Non-Fungible Tokens (NFT) have brought a new dimension to two age-old questions: fair recompense for creative workers and the value of original work. In the NFT patronage model, a piece of media is paid for by a single person or entity. The work is then available to everyone for free but reselling may continue. Wealthy patrons may buy such NFTs from the initial buyer, for various reasons, including as investments. This brings echoes of when wealthy patrons like aristocrats, monarchs, or the Church, used to commission works of art and support great artists. Catalog is a well known NFT website, where musicians offer token-based albums.
In fact, a crypto investment collective paid four million dollars for a copy of “Once Upon a Time in Shaolin,” the Wu-Tang Clan’s seventh album and turned it into a NFT. The collective, PleasrDAO, have been focusing on NFTs and find the concept of the album to align with the values of NFTs. The album was conceived as a singular physical CD, and whoever bought it was contractually forbidden from distributing it. The album may be familiar to many from its previous owner, pharmaceutical executive Martin Shkreli. Shkreli held it from 2015 to 2018, when it was confiscated by the government after his conviction for securities fraud.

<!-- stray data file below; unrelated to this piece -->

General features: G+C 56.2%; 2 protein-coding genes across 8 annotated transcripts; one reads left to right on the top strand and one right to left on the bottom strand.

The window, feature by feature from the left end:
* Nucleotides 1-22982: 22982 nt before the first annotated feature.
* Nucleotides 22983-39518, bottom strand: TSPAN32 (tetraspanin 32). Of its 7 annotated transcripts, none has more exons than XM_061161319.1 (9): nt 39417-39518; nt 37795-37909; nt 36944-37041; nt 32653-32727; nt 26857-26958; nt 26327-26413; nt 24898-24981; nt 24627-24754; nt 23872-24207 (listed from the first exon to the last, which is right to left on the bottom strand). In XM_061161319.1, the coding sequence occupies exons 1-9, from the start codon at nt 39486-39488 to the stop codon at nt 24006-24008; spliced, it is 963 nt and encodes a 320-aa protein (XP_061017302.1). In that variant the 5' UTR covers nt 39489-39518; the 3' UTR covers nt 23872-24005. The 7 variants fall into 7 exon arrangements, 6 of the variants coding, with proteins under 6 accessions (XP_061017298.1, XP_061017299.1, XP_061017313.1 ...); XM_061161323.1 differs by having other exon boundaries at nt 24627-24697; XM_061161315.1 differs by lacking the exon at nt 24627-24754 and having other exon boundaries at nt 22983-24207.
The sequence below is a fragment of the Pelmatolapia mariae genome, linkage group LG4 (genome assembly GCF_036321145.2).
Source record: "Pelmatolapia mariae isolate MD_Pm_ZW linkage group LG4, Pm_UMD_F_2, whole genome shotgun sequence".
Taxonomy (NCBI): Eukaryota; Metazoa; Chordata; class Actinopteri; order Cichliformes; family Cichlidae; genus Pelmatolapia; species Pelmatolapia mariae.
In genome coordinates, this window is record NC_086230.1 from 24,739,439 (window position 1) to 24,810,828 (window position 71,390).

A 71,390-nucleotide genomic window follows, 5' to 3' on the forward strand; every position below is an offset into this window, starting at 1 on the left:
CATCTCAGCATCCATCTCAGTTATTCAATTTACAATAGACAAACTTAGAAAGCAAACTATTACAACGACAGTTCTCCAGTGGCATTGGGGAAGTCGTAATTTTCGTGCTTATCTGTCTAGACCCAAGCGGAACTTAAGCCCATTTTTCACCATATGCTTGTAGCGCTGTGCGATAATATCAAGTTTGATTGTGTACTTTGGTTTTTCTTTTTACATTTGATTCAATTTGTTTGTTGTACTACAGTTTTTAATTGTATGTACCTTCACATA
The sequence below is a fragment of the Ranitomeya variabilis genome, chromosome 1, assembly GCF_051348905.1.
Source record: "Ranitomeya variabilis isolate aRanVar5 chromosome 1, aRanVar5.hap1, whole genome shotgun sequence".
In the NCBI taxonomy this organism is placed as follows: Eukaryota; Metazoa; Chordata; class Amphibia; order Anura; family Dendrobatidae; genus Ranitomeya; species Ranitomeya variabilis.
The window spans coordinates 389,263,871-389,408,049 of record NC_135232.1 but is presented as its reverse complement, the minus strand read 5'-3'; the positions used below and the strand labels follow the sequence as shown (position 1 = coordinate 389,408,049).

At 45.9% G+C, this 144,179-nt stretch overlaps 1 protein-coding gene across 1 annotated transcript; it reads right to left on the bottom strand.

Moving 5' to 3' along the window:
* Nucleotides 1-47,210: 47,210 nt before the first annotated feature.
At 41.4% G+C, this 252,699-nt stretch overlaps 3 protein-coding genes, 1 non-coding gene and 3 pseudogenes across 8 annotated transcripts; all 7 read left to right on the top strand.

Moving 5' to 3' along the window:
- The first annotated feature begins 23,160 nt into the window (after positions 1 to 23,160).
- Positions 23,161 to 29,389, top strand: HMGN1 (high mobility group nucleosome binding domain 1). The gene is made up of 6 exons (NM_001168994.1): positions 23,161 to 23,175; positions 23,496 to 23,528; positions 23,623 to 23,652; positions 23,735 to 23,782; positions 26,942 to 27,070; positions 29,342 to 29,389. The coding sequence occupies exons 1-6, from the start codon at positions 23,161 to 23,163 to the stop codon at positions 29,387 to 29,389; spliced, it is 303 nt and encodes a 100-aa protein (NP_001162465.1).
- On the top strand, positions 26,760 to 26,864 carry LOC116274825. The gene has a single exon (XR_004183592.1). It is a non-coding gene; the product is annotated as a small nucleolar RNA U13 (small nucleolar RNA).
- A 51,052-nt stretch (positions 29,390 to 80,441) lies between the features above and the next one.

The future for artists?
NFTs may open up a new arena for artists, especially musicians. Streaming platforms are unprofitable for most musicians, with Rolling Stone suggesting that on Spotify only the top one percent are making 90% of the revenue. However, for small or unknown musicians, it seems equally unlikely that they can make significant revenue from NFTs. The arena may remain limited to early adopters, investors and other stakeholders.